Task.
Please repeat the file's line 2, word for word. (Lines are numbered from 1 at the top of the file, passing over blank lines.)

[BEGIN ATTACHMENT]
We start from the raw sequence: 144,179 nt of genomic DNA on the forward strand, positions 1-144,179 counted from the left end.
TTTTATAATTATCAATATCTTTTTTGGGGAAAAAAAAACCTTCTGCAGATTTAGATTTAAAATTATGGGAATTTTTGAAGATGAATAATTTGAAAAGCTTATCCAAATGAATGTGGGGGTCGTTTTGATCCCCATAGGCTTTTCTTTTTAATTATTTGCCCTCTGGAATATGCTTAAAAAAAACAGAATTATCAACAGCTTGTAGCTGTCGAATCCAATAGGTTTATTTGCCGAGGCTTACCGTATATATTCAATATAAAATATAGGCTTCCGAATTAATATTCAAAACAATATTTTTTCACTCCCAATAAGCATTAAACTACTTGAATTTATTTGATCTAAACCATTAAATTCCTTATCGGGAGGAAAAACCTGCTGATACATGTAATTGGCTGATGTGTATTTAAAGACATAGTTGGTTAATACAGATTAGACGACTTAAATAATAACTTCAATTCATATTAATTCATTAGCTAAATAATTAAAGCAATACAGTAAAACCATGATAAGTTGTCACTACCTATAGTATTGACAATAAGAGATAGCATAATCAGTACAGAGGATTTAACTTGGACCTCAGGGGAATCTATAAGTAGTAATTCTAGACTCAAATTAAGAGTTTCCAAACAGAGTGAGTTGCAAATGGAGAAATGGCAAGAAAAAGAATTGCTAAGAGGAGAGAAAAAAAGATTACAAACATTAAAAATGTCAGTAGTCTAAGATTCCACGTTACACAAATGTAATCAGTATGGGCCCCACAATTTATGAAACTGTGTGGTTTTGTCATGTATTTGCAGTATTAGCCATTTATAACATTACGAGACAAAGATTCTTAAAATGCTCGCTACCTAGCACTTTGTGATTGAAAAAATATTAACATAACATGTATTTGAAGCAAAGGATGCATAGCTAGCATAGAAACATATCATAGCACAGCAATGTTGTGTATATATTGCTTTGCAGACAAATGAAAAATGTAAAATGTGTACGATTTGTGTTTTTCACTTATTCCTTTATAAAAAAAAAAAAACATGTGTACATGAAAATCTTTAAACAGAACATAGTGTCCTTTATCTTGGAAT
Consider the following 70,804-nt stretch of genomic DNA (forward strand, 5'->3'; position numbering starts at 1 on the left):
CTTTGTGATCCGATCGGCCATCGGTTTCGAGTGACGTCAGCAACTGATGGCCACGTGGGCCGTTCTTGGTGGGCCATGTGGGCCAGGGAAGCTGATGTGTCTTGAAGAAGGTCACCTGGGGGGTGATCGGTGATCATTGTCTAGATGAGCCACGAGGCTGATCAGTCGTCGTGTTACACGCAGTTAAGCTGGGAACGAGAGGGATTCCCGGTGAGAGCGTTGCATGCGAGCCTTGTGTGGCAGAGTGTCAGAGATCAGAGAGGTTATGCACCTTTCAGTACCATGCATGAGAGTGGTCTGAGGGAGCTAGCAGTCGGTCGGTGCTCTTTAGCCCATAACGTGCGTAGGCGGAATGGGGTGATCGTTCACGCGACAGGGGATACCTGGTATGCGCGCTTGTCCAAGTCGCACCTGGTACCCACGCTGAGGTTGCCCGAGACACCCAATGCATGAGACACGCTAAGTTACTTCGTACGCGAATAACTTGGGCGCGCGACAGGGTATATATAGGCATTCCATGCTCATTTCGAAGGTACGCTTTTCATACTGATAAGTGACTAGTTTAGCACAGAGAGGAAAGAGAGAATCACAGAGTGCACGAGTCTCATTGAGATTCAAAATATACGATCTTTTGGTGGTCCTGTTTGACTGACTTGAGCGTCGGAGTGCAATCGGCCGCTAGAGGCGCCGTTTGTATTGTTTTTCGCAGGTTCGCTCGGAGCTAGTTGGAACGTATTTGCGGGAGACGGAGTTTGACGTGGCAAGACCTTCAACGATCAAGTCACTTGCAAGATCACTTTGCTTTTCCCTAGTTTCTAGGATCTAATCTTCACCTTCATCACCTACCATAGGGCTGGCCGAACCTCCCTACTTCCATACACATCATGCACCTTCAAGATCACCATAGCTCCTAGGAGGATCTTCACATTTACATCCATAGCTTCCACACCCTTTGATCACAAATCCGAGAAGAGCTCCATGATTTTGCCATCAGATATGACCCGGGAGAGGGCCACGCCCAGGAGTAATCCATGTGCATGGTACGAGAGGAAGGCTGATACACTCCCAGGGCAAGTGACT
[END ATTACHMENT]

TTTTATAATTATCAATATCTTTTTTGGGGAAAAAAAAACCTTCTGCAGATTTAGATTTAAAATTATGGGAATTTTTGAAGATGAATAATTTGAAAAGCTTATCCAAATGAATGTGGGGGTCGTTTTGATCCCCATAGGCTTTTCTTTTTAATTATTTGCCCTCTGGAATATGCTTAAAAAAAACAGAATTATCAACAGCTTGTAGCTGTCGAATCCAATAGGTTTATTTGCCGAGGCTTACCGTATATATTCAATATAAAATATAGGCTTCCGAATTAATATTCAAAACAATATTTTTTCACTCCCAATAAGCATTAAACTACTTGAATTTATTTGATCTAAACCATTAAATTCCTTATCGGGAGGAAAAACCTGCTGATACATGTAATTGGCTGATGTGTATTTAAAGACATAGTTGGTTAATACAGATTAGACGACTTAAATAATAACTTCAATTCATATTAATTCATTAGCTAAATAATTAAAGCAATACAGTAAAACCATGATAAGTTGTCACTACCTATAGTATTGACAATAAGAGATAGCATAATCAGTACAGAGGATTTAACTTGGACCTCAGGGGAATCTATAAGTAGTAATTCTAGACTCAAATTAAGAGTTTCCAAACAGAGTGAGTTGCAAATGGAGAAATGGCAAGAAAAAGAATTGCTAAGAGGAGAGAAAAAAAGATTACAAACATTAAAAATGTCAGTAGTCTAAGATTCCACGTTACACAAATGTAATCAGTATGGGCCCCACAATTTATGAAACTGTGTGGTTTTGTCATGTATTTGCAGTATTAGCCATTTATAACATTACGAGACAAAGATTCTTAAAATGCTCGCTACCTAGCACTTTGTGATTGAAAAAATATTAACATAACATGTATTTGAAGCAAAGGATGCATAGCTAGCATAGAAACATATCATAGCACAGCAATGTTGTGTATATATTGCTTTGCAGACAAATGAAAAATGTAAAATGTGTACGATTTGTGTTTTTCACTTATTCCTTTATAAAAAAAAAAAAACATGTGTACATGAAAATCTTTAAACAGAACATAGTGTCCTTTATCTTGGAAT